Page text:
Jack Cooperman has not been sitting still at his home in the mountains northeast of Los Angeles. For the last ten years, he has been a ski instructor, and that avocation evolved into work as an adaptive ski instructor with the United States Adaptive Recreation Center, which is based at Bear Mountain Ski Resort. USARC helps people with physical and/or cognitive disabilities live a fuller life through recreation – skiing and related sports in the winter, and adaptive waterskiing, kayaking, paddle-boarding in the summer, for example.
Jack says that the rewards in this line of work are immeasurably immense. “I had an autistic student four years ago, a 14-year-old boy, very non-verbal,” he tells me. “He was on the beginner’s slope, and it took all morning for him to learn a basic wedge in order to stop. I’ve tried all types of different methods. Finally, he’s talking to the skis, and suddenly, he stops. He looks up at me – and the look of empowerment on his face, the recognition that he has made this happen, is so joyful. If that is the last thing I see, I’ll be a very happy person. Since then I’ve been skiing with him a couple times a year, and he is now a very advanced intermediate. He goes down any blue run, and some single diamonds.”
Another student of Jack’s was a wheelchair-bound 13-year-old boy with cerebral palsy and a high I.Q. “He didn’t have the strength to use hand-riggers or steer for himself in a sit-ski,” says Jack. “I asked him what he wanted to do, and his father told me to take him to the worst places, and to have the most fun. I was totally controlling the bi-ski in front of me, with both hands on it — a technique called a bucket ride. The more I exaggerated I was in tipping him — which was easy because he was about 60 pounds — the more he would laugh and scream. I started going on the steeper slopes, spinning him and doing 360s. He was screaming with delight.”
In April, Jack was a volunteer instructor with the Disabled American Veterans Winter Sports Clinic, where 350 veterans took to the slopes over the course of a week. Two hundred other high-level instructors were on hand from all over North America. More than 150 sit-ski rigs were in use.
“One Marine I taught does not have the use of either leg,” says Jack. “He decided, at age 23, that he’d rather stop the enemies of the United States in Afghanistan than encounter them over here, and that is the result. And he has no regrets. He just wanted to learn to ski. He’s now on a mono-ski, and he’s fairly advanced. He just wanted me to teach him to jump on that ski and do tricks, to go faster and be more aggressive, like you’d expect from any Marine.”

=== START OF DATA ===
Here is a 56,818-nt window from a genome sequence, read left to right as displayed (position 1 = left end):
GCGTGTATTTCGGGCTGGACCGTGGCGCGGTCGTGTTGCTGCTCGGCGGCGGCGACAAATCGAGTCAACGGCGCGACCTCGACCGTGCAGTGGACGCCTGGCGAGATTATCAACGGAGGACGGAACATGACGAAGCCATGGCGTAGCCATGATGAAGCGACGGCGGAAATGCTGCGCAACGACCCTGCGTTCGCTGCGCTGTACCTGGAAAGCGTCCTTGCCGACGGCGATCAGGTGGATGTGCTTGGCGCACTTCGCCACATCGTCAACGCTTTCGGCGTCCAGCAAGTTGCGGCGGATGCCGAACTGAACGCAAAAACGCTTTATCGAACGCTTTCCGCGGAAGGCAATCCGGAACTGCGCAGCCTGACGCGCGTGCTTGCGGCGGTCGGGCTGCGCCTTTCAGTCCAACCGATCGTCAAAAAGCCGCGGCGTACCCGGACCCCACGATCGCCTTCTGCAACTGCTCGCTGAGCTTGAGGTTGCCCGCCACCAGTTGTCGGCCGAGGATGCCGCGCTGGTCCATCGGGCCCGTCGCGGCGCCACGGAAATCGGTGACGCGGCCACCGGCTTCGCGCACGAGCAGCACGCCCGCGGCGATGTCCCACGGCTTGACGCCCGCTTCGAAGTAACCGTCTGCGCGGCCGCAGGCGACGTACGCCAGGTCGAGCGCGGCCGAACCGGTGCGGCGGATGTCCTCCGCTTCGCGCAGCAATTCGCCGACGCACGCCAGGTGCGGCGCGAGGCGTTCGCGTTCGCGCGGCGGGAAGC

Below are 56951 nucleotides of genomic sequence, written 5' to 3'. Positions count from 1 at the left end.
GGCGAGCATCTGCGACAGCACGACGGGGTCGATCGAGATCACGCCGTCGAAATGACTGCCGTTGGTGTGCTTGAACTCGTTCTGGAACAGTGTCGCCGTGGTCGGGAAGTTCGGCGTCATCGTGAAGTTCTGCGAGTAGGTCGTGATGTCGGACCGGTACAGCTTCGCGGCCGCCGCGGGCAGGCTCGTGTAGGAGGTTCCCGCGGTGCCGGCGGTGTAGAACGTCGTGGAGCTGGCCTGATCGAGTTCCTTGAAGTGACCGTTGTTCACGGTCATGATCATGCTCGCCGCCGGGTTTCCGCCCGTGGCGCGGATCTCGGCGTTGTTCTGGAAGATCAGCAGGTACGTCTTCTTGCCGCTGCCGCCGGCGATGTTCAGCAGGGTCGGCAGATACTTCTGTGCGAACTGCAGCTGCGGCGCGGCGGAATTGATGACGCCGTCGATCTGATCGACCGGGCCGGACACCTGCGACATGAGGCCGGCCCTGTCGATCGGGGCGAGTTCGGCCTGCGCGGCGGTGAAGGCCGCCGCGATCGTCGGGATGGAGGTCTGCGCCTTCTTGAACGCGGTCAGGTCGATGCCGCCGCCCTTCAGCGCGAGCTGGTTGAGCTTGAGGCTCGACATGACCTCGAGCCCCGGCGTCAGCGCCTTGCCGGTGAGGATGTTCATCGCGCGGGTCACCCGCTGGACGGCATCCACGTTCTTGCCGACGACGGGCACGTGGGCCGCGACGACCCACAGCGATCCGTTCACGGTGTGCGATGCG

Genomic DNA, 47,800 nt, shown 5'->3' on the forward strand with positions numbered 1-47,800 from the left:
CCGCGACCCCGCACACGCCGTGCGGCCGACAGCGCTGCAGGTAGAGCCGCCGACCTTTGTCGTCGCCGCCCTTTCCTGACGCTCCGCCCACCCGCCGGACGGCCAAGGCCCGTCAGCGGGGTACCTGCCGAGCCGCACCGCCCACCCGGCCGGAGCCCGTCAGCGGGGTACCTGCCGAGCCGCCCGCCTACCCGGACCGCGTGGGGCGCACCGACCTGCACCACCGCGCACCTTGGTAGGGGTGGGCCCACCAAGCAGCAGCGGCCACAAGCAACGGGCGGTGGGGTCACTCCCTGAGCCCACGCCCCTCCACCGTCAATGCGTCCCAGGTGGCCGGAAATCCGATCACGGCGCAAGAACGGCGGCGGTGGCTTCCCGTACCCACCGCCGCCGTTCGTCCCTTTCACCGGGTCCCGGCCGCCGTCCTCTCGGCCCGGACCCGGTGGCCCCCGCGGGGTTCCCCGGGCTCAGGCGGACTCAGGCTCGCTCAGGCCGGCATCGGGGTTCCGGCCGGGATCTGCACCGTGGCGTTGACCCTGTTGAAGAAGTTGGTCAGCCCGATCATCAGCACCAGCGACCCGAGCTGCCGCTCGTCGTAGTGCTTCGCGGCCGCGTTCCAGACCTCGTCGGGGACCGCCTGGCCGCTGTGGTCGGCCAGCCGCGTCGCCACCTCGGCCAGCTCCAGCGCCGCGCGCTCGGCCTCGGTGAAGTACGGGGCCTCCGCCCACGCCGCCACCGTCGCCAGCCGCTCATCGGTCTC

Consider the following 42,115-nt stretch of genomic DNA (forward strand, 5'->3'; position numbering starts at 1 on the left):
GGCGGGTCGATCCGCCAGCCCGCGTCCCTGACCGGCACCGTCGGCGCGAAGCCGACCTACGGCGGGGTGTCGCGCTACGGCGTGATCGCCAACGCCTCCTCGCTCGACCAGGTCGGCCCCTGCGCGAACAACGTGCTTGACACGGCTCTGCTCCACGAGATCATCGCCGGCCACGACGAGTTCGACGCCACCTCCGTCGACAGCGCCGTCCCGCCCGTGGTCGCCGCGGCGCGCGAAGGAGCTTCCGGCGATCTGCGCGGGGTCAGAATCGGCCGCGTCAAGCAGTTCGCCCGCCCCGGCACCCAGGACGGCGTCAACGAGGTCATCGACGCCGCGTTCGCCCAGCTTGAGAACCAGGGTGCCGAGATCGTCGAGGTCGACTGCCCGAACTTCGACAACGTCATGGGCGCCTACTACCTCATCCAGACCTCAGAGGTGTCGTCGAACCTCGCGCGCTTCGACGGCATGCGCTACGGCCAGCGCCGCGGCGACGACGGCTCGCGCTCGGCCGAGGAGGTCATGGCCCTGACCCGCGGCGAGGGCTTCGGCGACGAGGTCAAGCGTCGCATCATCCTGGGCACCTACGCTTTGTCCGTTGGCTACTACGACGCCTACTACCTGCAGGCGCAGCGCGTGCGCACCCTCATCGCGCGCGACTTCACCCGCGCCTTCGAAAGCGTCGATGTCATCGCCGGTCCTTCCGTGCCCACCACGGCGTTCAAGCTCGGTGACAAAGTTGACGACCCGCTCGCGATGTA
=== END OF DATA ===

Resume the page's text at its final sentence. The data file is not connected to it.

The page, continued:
Jack calls these endeavors a highly addictive passion. “These incidents, and many, many others, all give me goosebumps,” he says. “I feel so good about these people when I get finished. When people thank me, I tell them that they would not believe – nor could I beforehand — how blessed and rewarded I feel. You hear the old saying that it is better to give than to receive — that is really true in this case.”
Jack boundless energy is demonstrated off the slopes, too. He has also been a volunteer, officer and board member of Mountain Meals on Wheels for the past seven years. He also personally makes sure that seniors make it down the mountain for medical appointments. Jackʼs passion for forestry and nature goes back 50 years. He is a long-time member of Mountain RELEAF, a group which has worked with CalFire in the distribution and planting of 50,000 new trees following recent ﬁres and bark beetle infestation. Jack gathers conifer seeds, sprout seedlings and works with local Scout and other groups to distribute them free for planting. He personally has planted more than 5000 trees. He has worked his connections to boost the Lake Arrowhead Film Festival, and has taken a very active role in revitalizing the Antique and Wooden Boat Show, which brings tourism dollars to the region. He has been active with the Rim of the World Historical Society and helped out generously with the Mountain History Museum. All these activities and more led to his nomination for the 2012 Lake Arrowhead Communities Chamber of Commerce Citizen of the Year Award.
Whew! In addition to all this, Jack has mentored many students in filmmaking who have done well. “I have not walked away from the film industry,” he says. “We are cinematographers, and we still want to do it. It’s what we enjoy, and it’s what we learned to do, so we keep doing it. I’d take the right project if it is a good one. I’m not worried about the fee, it’s the message.”